Ron supplies the prompt words and we take it from there. This week the words are “lift and plan.” Did you ever wonder how I write a haiku?
The structure is quite distinct. There are three lines. The first line must have five syllables, the second line must have seven syllables, and the last line must contain another five syllables. Sound easy?
I do have some tools of the trade that I use for composing my haiku. I like to use Word for my composing. I type each of the words out and then use the Thesaurus to play with the meanings.
Lift = boost, kick, high, buzz, revitalization, tonic, encouragement, raise, elevate, steal, pinch plagiarise, flitch, take, pocket, nick, revoke, cancel, relax, rescind, repeal, lighten, brighten, elate, and uplift.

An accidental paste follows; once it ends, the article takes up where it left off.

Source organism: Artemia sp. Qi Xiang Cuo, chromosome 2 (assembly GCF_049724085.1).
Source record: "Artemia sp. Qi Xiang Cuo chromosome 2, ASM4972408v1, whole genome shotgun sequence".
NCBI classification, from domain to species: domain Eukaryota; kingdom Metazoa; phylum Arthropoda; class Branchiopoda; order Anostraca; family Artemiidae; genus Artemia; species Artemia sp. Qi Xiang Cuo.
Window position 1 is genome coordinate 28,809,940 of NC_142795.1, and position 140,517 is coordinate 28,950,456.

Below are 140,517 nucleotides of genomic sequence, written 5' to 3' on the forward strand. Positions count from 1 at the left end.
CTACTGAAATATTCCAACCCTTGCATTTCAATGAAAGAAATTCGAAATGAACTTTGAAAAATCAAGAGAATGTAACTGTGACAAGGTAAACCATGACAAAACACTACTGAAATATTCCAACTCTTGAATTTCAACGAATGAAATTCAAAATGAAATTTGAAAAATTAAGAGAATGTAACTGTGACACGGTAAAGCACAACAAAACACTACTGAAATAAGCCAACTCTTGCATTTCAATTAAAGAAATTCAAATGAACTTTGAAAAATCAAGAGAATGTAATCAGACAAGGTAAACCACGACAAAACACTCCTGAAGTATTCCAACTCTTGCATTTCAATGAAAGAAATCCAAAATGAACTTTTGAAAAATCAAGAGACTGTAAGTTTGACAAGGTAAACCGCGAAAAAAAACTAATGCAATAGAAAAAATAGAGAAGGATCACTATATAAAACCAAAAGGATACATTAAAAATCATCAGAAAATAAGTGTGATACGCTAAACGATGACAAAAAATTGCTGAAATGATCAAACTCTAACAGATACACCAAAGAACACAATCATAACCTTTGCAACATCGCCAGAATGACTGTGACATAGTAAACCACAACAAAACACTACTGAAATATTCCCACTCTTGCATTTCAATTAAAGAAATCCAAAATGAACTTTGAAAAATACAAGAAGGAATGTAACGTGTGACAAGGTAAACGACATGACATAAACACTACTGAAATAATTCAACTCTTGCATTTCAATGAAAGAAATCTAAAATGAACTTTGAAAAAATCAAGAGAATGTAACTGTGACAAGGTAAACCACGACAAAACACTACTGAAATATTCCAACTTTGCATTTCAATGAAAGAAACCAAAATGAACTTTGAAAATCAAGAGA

Plan = strategy, idea, proposal, plot, design, disposition, organization, blueprint, scheme, diagram, map, table, chart, sketch, graph, arrangement, preparation, arrange, design, organize, form, formulate, shape, fashion, plot, conceive, mold, intend, propose, and design.
Look at all the word choices you have! Pick the words with the least amount of syllables. 😀
I am going to use “boost” for lift, and “design” for plan. Now I go to How Many Syllables.com and visit the poetry workshop to write my haiku. This site will actually count the syllables for you.
Your haiku should make sense by using the first two sentences and then using the middle sentence along with the last sentence. Here is an example using my haiku below:
An on the spot boost as spring is under design.
As spring is under design mountain snows fall deep.
Then, to make my haiku a true work of art, I go to picmonkey.com and upload my photo. I add the text and frame it.
Here is what I came up with:
An on the spot boost –
as spring is under design,
mountain snows fall deep.
2016 © Copyright-All rights reserved
Colleen M. Chesebro
Thanks for stopping by! I hope you will get your own haiku groove on!